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Claude McKay, Code Name SashaQueer Black Marxism and the Harlem Renaissance$
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Gary Edward Holcomb

Print publication date: 2007

Print ISBN-13: 9780813030494

Published to Florida Scholarship Online: September 2011

DOI: 10.5744/florida/9780813030494.001.0001

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“Dark Desire All Over the Pages”

“Dark Desire All Over the Pages”

Race, Nation, and Sex in Home to Harlem

Chapter:
(p.91) 3 “Dark Desire All Over the Pages”
Source:
Claude McKay, Code Name Sasha
Author(s):

Gary Edward Holcomb

Publisher:
University Press of Florida
DOI:10.5744/florida/9780813030494.003.0004

This chapter focuses on McKay's novel, Home to Harlem, a dialogical act of Great Migration ethos that verbalizes the diverse dialects of Marxist cultural work, different sexuality, anti-imperialism and antiwar dissent, social realism, New Negro race work and négritude. Created in a form of a novel, Home to Harlem discloses and illustrates how diverse entity-making arrangements may unite to create an instrument for envisioning the need for a social and political transformation. Home to Harlem summons the queer black proletarian class laboring at the peripheries of society, yet the novel's most notable contribution is to visualize the intellectual work of the black Trotskyist full-blown revolution which was already taking place, in the form of dreaming of a queer black transformation. McKay's diaspora cruising text is a document with, as the novel itself articulates, “dark desire all over the pages.”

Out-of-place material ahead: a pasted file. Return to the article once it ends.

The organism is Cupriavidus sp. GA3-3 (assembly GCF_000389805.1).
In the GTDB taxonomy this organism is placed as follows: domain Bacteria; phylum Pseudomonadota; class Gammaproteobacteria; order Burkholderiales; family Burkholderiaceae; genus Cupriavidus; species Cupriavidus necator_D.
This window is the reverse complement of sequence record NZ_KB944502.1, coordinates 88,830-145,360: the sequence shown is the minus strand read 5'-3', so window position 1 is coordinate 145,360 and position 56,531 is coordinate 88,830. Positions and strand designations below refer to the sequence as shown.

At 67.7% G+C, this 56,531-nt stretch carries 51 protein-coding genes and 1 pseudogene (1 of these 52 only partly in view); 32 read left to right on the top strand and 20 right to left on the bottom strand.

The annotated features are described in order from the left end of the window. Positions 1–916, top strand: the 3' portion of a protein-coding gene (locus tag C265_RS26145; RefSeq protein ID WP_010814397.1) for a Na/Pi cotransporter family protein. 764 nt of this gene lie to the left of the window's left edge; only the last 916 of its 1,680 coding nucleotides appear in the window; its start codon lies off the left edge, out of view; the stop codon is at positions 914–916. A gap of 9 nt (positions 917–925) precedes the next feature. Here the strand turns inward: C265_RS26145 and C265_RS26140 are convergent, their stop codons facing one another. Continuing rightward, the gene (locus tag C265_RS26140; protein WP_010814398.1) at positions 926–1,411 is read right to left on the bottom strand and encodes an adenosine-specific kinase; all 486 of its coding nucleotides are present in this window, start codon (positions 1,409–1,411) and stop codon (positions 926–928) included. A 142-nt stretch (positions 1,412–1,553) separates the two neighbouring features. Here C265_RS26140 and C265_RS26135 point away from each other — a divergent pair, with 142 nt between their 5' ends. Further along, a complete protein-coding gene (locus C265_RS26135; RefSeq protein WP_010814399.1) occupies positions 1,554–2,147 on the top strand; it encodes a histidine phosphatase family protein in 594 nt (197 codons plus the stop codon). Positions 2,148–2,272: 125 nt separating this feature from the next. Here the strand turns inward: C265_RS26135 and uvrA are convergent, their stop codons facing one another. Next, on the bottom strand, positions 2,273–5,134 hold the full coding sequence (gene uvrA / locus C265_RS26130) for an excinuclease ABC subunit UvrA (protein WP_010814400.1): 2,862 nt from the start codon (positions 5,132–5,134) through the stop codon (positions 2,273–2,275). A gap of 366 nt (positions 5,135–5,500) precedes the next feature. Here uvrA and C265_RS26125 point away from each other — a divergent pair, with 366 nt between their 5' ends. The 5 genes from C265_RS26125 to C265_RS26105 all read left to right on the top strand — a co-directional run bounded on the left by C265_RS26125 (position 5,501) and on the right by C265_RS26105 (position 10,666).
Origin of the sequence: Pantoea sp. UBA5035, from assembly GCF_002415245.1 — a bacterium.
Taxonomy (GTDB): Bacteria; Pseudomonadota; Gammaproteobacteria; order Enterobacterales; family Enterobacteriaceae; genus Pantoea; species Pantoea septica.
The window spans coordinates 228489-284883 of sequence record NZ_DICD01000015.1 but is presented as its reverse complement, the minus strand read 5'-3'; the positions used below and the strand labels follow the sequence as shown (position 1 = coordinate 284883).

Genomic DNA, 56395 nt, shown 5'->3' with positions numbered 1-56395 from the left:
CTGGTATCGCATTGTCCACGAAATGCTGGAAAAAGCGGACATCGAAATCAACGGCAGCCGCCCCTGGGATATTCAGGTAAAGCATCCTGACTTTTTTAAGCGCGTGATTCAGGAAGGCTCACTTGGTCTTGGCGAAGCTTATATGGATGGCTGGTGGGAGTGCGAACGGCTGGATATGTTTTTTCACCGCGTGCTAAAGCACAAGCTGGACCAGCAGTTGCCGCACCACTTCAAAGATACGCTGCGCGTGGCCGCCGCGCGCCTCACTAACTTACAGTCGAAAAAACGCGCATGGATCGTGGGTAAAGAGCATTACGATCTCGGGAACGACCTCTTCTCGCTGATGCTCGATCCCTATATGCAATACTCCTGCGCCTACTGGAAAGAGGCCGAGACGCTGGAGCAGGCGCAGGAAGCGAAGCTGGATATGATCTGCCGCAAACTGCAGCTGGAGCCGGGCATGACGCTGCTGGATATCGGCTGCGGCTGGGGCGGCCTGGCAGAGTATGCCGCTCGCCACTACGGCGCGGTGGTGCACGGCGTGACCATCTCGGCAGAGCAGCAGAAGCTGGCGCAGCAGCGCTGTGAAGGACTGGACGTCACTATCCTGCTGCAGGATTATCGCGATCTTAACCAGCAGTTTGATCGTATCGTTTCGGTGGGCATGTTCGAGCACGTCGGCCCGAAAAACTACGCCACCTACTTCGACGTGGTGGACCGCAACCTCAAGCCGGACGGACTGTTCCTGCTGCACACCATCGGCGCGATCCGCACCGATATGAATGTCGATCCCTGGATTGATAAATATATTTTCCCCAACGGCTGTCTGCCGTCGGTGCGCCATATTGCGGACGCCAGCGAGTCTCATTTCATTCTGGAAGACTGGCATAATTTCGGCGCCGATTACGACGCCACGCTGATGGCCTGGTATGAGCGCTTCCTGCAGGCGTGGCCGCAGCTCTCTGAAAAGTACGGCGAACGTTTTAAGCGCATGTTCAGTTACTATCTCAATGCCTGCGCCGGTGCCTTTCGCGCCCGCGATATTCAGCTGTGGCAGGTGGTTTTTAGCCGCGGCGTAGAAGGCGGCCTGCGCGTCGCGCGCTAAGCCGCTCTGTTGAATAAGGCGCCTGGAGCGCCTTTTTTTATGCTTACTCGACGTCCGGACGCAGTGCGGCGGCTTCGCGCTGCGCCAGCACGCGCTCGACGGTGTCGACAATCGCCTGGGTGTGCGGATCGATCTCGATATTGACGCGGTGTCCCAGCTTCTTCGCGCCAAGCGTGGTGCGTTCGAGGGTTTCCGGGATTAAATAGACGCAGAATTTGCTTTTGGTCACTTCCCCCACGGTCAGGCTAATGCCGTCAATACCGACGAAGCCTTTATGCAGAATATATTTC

Keywords:   McKay, Home to Harlem, Marxist, sexuality, dissent, social realism, race work, négritude, social transformation

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